The Superior Court of New Jersey in Salem County approved its opinion in the case of Salem County Improvement Authority v. Salem County Board of Chosen Freeholders for publication on May 12, 2014, concerning the extent of a freeholder director’s veto power under N.J.S.A. 40:37A-50.
Facts of the case
Here, the Salem County Improvement Authority (“SCIA”) filed an action in lieu of prerogative writs seeking an order invalidating the Salem County Freeholder Board’s (the “Freeholder Board”) partial veto of certain SCIA meeting minutes. On November 25, 2013, the date of the meeting for which the minutes are at issue, the (SCIA) awarded professional services contracts for the year 2014. The minutes of the meeting were delivered to the clerk of the Freeholder Board on December 2, 2013, in the same manner and within the same time frame as previous meeting minutes had been submitted for consideration pursuant to N.J.S.A. 40:37A-50(e). The meeting minutes were then hand-delivered to the Freeholders on December 3, 2013. On December 4, 2013, Freeholder director Julie Acton vetoed all the resolutions for professional services extending past December 31, 2013. The veto was approved by majority vote of the Freeholder Board.
Although the Freeholder Board argued that the court should only consider the actions of the Freeholder director, the court addressed the action of the Freeholder Board in confirming the director’s veto. SCIA argued that the veto was arbitrary, capricious or unreasonable, the standard in an action in lieu of prerogative writ. The Freeholder Board’s December 4, 3013, transcript included three reasons for the veto: (1) the timing of the delivery of the minutes to the Freeholder Board did not allow for sufficient review; (2) the award of professional contracts where, as here, the responses to a Request for Proposals were due on a holiday were invalid and illegal; and (3) the awarding of the professional services contracts on November 25, 2013, was inappropriate as they were customarily awarded at the SCIA’s annual reorganization meeting in February 2014. The court considered the Freeholder Board’s proffered reasons,.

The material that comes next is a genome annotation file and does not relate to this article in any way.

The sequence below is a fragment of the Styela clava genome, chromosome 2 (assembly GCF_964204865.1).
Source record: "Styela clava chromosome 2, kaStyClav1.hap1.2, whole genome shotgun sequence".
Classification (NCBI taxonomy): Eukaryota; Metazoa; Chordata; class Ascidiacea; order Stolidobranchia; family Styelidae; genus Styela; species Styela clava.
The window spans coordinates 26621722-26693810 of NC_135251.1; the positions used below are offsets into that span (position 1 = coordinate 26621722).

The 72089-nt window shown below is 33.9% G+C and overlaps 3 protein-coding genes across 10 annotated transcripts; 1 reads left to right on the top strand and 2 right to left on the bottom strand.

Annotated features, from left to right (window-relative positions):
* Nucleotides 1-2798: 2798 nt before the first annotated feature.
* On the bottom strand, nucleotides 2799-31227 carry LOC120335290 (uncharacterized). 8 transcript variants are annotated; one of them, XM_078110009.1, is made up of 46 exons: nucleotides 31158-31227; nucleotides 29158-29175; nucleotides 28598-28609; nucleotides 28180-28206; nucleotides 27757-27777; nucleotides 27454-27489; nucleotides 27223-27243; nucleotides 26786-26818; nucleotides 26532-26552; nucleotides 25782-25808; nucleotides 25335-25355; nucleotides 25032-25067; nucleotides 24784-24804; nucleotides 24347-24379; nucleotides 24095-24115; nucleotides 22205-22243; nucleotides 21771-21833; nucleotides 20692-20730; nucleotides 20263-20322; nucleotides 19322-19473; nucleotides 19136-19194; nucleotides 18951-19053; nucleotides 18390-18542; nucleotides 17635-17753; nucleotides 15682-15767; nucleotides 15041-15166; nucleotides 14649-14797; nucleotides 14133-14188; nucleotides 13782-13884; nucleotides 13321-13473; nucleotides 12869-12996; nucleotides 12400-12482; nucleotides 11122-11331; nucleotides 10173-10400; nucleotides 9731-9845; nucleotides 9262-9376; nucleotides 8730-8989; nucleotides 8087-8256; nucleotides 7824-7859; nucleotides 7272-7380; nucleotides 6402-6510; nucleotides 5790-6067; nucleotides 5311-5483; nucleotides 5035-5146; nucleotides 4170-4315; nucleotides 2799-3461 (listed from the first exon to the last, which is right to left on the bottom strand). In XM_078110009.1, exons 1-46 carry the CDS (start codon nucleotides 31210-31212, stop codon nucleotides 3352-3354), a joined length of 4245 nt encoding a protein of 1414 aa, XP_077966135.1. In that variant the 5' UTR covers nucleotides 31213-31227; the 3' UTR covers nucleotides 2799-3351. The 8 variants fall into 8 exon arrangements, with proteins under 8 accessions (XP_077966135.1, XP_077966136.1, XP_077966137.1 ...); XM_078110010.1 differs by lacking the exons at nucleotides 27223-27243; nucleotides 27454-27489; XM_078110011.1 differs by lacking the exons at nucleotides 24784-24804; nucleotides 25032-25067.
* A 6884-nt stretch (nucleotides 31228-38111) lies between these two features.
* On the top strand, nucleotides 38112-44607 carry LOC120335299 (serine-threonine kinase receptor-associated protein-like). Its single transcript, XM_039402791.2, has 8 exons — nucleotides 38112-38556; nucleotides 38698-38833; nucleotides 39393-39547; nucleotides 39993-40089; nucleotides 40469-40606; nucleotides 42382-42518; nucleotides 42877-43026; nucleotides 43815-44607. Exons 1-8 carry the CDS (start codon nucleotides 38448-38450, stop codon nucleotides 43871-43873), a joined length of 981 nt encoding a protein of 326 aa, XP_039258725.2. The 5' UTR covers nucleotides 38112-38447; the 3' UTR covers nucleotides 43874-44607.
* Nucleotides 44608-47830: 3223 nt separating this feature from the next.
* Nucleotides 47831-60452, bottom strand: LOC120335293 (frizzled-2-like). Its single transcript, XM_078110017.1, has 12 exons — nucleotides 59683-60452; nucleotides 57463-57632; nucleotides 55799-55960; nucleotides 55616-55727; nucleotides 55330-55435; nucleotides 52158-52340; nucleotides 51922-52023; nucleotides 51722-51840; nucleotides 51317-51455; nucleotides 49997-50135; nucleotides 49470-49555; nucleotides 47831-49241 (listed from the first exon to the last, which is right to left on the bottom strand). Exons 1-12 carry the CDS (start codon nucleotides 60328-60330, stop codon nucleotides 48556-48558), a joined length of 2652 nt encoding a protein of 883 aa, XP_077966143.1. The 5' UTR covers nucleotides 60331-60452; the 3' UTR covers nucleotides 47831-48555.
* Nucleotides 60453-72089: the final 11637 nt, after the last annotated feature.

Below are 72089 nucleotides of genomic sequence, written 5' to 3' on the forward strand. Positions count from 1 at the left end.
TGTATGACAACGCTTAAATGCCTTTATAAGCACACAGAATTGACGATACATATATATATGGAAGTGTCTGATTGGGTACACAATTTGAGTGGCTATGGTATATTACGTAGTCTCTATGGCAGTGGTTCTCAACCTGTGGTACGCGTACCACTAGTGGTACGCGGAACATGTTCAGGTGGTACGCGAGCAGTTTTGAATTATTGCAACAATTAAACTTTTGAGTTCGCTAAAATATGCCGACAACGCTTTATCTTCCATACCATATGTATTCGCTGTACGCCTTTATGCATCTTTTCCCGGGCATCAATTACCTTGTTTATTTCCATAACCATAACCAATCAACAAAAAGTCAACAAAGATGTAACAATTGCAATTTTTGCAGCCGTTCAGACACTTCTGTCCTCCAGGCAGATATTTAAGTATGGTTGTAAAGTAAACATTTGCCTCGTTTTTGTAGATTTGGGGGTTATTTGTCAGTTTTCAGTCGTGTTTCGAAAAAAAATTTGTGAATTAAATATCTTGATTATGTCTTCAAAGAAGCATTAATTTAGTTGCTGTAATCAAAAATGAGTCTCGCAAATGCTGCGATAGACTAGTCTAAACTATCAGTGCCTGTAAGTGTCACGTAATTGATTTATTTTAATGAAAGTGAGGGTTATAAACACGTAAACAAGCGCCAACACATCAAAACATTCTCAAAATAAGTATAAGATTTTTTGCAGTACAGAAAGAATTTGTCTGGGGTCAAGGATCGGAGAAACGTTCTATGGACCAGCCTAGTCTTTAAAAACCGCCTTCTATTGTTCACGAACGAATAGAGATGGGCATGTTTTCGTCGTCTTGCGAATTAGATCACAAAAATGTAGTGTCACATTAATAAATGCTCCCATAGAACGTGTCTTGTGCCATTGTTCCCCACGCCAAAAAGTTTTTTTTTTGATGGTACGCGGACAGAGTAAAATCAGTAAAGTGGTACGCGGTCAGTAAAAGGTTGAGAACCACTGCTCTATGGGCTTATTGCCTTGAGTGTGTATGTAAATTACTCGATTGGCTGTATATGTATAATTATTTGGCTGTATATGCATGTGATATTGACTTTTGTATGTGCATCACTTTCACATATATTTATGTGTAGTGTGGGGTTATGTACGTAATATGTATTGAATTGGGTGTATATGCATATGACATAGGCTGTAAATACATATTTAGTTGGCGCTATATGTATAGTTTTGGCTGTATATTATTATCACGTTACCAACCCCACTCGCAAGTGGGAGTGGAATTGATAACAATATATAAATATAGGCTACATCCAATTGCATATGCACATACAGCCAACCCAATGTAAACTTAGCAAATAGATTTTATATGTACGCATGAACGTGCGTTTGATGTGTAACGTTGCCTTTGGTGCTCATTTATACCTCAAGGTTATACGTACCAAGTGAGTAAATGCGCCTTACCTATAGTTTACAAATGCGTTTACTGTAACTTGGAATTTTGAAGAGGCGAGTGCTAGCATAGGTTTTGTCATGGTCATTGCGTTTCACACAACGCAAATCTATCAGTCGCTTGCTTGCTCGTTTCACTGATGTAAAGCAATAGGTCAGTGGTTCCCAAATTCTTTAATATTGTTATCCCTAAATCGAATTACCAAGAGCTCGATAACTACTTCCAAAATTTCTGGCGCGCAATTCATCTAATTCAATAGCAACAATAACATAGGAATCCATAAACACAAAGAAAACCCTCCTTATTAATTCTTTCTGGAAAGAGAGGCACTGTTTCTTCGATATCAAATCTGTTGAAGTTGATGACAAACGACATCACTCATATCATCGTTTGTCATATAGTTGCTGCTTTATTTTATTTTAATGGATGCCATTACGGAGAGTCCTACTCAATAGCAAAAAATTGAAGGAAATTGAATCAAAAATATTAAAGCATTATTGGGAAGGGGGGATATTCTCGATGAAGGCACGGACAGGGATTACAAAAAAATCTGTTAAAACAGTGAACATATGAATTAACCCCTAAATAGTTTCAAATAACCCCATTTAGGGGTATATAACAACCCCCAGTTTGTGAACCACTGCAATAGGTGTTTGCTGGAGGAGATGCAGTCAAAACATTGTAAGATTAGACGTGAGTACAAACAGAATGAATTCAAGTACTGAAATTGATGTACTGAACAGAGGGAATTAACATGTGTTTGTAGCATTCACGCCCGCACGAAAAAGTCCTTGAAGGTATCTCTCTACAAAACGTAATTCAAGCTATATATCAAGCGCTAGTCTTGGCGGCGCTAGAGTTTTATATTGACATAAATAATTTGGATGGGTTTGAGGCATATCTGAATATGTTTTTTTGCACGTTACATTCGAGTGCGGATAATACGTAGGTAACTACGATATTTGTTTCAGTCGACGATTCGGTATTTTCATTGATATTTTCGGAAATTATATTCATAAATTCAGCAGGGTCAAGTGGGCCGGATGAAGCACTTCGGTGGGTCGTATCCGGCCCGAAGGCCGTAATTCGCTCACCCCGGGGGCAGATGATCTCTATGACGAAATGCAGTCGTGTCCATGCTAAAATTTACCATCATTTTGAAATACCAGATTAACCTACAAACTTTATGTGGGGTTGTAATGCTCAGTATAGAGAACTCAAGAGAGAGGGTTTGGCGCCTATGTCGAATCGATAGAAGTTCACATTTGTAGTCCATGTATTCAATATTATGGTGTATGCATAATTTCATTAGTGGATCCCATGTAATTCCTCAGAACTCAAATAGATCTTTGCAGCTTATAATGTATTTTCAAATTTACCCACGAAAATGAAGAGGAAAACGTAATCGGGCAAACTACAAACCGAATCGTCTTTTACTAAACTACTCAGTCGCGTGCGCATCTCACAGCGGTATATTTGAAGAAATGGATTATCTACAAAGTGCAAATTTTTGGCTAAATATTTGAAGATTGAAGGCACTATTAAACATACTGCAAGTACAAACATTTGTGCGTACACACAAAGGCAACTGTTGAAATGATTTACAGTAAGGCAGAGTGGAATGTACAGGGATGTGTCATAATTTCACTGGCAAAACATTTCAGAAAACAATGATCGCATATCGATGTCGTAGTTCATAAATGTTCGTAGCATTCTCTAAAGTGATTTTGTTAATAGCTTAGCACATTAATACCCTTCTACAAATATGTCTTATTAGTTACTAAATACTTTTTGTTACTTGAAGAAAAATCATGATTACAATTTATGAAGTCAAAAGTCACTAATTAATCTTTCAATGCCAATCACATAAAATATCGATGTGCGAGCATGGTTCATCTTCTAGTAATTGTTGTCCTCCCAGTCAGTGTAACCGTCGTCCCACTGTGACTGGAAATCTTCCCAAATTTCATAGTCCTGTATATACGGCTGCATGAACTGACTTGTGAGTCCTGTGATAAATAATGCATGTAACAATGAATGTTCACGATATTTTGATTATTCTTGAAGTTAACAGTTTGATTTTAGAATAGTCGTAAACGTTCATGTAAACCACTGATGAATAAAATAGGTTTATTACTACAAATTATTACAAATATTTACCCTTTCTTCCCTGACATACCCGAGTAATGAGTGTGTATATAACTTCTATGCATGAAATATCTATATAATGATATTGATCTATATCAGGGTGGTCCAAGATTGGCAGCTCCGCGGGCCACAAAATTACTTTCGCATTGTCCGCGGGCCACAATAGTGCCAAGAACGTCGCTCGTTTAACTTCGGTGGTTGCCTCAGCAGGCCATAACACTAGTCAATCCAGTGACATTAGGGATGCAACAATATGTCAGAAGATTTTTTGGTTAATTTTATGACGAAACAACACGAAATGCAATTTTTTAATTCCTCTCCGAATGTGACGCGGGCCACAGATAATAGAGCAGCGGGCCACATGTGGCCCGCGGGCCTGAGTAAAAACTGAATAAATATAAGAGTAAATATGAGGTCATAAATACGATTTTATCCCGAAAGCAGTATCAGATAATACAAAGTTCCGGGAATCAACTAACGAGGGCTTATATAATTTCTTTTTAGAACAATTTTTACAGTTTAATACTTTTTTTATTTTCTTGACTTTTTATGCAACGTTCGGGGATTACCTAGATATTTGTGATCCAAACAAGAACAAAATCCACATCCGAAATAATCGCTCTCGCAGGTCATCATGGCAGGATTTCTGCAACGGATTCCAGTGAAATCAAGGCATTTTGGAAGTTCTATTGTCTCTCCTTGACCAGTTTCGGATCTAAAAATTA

As there was no New Jersey precedent for the validity of a veto in this context, the court reviewed the legislative history of N.J.S.A. 40:37A-50. N.J.S.A. 40:37A-50 provides, in pertinent part that:
The minutes of every meeting of an authority . . . shall be delivered by the end of the fifth business day following the meeting, by and under the certification of the secretary of the authority to each member of the county board of freeholders. No action taken at a meeting by the members of an authority shall be effective if within 10 days after the copy of the minutes shall have been delivered to each member of the board of freeholders, such action is vetoed by the director of the board of freeholders, with the concurrence of a majority of the members of the board of freeholders. If, within the 10-day period, the board of freeholders returns to the authority the copy of the minutes with a veto of any action taken by the authority or any of the authority’s members thereof at a meeting, that action shall be of no effect. If the director takes no action with respect to the minutes within the 10-day period, the minutes shall be deemed to be approved
The court found that the legislature intended the Freeholder Board to have “far reaching oversight over authorities and stated no limitations on the freeholder veto except specifically referencing in the next paragraph that no veto would affect bonds, collective bargaining agreements, or binding arbitration decisions.” The court concluded that because the veto power is only limited by the restrictions specified in the statute, the freeholders’ authority is expansive.
The court also focused on the high burden that a plaintiff must overcome in an appeal of an action by a governing body via an action in lieu of prerogative writs. The burden in such a case is to overcome the public body’s presumptively valid action by demonstrating that the act was “arbitrary, capricious, or unreasonable” and the Freeholder Board’s action was a “clear abuse of discretion.” The court held that SCIA failed to meet this burden, concluding that the Freeholder Board’s explanation that it needed more time was a reasonable basis for the veto. Further the Freeholder Board was statutorily given the authority to veto “any action” and here, its actions did not exceed the Board’s authority and the director’s action, confirmed by the Board, stood.
The court upheld the freeholder director’s veto which was confirmed by the majority of the Freeholder Board.
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